Tracy Gary says she starts every day as a “grateful activist.” That’s a good way to approach the morning, and an attitude that infuses the 66-year old Gary’s now 40-year career as philanthropy advisor, non-profit leader, donor and consultant.
A founder of nearly two dozen non-profits, Gary heads Unleashing Generosity and Inspired Legacies, and is on the road 40 days per year working with non-profits, foundations, and donors. That’s down from the 200 days away from home she used to log, but in the last few years she has reduced her workload (which used to run to 60-80 hours per week) and dropped 100 pounds. It’s a matter of staying healthy, and staying on the planet, so that she can continue mentoring the next generation of inheritors and philanthropy professionals.
“We have been very intentional to make sure that organizations that are connected to communities and girls of color are at the table,” said C. Nicole Mason, Ph.D., Vice President of Programs for the Washington Area Women’s Foundation (WAWF), when talking with Philanthropy Women recently about the launch of the Young Women’s Initiative (YWI).
This connectedness to the community is a big factor in what makes YWI a powerful vehicle for youth empowerment for girls of color as well as for transgender and non-gender conforming youth.
Today, Grantmakers for Girls of Color will hold its second annual convening, with more than 125 funders meeting in New York for a day-long dialogue about girls of color and safety.
Grantmakers for Girls of Color (GGOC) is an unprecedented collaboration of philanthropic funders that are particularly focused on challenges faced by girls of color.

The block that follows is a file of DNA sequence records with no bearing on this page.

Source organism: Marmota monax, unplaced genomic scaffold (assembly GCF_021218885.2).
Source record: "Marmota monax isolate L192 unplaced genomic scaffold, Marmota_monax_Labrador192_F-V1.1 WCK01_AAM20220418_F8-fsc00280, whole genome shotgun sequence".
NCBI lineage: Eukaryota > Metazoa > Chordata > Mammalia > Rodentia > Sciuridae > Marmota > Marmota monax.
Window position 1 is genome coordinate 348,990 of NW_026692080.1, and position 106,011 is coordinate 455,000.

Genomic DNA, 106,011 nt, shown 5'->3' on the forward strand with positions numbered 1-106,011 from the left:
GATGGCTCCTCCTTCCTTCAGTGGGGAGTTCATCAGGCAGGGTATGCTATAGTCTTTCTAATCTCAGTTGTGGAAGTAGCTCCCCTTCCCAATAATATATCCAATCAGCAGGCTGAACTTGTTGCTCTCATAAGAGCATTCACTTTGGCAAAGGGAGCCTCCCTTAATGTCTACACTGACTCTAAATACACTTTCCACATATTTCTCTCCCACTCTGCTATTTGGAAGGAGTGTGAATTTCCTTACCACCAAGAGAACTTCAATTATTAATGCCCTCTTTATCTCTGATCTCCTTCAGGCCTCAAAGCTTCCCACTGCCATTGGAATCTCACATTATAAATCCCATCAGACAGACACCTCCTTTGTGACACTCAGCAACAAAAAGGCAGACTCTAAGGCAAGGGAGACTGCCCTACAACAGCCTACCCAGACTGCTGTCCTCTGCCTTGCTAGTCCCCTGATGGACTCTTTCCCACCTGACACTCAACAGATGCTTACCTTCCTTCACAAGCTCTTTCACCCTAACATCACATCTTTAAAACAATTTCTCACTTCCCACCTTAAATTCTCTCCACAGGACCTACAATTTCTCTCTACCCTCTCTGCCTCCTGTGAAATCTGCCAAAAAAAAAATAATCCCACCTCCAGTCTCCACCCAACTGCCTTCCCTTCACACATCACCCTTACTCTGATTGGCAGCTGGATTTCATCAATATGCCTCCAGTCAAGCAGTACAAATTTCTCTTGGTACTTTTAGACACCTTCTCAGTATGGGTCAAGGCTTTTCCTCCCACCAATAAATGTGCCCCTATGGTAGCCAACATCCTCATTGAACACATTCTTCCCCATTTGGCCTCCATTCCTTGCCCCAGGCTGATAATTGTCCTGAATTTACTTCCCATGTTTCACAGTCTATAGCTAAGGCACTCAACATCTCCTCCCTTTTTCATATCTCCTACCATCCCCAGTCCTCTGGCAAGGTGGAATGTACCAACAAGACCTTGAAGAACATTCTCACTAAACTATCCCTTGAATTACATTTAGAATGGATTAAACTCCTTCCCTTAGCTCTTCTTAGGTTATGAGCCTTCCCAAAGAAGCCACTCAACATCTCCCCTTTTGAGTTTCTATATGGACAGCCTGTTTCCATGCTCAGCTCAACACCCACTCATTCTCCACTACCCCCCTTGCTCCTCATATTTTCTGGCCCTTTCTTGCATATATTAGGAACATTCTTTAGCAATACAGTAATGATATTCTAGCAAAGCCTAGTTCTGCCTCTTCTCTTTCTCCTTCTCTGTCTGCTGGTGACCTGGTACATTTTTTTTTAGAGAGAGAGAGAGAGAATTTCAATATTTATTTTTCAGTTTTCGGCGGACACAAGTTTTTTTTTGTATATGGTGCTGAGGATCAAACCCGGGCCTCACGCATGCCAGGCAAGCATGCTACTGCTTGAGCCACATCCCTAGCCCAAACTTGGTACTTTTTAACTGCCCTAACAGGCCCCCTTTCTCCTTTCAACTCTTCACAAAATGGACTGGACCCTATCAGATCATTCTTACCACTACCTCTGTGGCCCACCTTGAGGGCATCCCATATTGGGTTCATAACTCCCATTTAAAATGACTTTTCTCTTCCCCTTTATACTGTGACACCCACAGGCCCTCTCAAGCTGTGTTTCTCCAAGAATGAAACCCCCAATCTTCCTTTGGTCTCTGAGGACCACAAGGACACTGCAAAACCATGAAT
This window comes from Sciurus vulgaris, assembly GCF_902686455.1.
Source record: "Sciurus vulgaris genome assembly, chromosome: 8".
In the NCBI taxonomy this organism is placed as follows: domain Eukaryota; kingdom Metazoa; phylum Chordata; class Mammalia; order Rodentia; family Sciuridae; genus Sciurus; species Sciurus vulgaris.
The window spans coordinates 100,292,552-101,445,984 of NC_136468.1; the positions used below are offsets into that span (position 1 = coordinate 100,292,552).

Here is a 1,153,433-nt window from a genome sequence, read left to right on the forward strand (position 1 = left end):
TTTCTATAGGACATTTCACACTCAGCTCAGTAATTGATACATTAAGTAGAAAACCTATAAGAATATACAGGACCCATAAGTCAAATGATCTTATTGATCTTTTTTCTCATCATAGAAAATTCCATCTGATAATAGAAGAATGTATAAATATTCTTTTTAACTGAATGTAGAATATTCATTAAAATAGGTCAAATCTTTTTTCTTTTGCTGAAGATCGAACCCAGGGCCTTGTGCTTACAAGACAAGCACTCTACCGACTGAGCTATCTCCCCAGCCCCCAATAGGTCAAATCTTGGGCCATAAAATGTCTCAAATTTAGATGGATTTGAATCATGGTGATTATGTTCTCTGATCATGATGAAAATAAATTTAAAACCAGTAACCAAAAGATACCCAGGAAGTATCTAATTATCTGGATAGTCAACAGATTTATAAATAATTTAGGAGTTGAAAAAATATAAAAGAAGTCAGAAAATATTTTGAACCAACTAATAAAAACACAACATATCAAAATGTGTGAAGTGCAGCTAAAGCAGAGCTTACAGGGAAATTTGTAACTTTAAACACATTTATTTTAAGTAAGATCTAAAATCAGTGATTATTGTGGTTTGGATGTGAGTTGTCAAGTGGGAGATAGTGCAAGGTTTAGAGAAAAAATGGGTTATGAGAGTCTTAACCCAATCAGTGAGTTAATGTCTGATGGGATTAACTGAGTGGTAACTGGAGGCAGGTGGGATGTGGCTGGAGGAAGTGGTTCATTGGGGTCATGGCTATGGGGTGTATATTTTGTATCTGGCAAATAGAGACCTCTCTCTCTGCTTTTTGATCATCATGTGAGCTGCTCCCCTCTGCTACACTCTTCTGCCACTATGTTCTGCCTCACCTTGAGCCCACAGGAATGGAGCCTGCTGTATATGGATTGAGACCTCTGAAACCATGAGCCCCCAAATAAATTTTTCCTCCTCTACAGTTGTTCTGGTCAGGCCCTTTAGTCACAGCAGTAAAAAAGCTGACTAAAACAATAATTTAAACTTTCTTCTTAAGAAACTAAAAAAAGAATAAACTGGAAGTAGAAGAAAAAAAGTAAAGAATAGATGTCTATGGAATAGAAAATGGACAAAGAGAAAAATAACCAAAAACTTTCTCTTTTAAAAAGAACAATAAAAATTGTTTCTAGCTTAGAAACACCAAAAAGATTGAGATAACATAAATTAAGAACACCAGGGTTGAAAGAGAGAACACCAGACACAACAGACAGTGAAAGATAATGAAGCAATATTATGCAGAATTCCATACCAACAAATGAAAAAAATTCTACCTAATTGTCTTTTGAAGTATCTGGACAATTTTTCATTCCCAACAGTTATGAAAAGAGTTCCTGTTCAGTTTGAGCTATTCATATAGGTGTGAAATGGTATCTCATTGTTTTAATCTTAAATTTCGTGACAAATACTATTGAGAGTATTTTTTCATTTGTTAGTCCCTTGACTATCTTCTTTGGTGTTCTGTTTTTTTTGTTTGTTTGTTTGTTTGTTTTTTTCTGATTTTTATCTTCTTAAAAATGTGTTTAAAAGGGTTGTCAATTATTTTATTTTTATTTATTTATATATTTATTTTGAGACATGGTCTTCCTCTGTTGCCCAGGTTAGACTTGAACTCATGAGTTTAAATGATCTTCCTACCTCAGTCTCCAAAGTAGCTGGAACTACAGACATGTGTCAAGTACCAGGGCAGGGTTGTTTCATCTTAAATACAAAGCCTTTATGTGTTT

From the press release:
At the convening we will learn how girls of color are most impacted by interpersonal and state violence and how movements are responding. Together, this is a chance for funders to focus on intersecting safety concerns facing girls of color, as prioritized by those leading movements, and to explore how we can best support efforts working to create safety.
Because of the importance of addressing climate change for women worldwide (as well as for all other manner of human and other species), it is important to take note of the economic activity that other countries are poised to engage in as a result of the Paris Accord. It’s also important to note how the U.S. will miss out on these economic opportunities because of our current poor (and non-representative) presidential leadership.
Another day, another fascinating report on the status of gender equality philanthropy. Today I came across the report, Aid in Support of Gender Equality and Women’s Empowerment, and read about how the United States stacks up against other Development Assistance Committee (DAC) member nations in terms of funding gender equality.
The data shows that as of 2014, the U.S. was the largest supporter of gender equality and women’s empowerment among the DAC membership. The report shows that of the $40.2 billion committed to gender equality and women’s empowerment, the U.S. was responsible for $26,211,000 of that. Second behind the U.S. is Japan, with a total of $16,817,000 in total aid screened. (It’s a complicated mix of ways this money is calculated, so you should look at the notes in the report to get an accurate sense of what they mean by “total aid screened” and other terms.) Third behind Japan in total aid screened is EU Institutions, with a total of $16,312,000.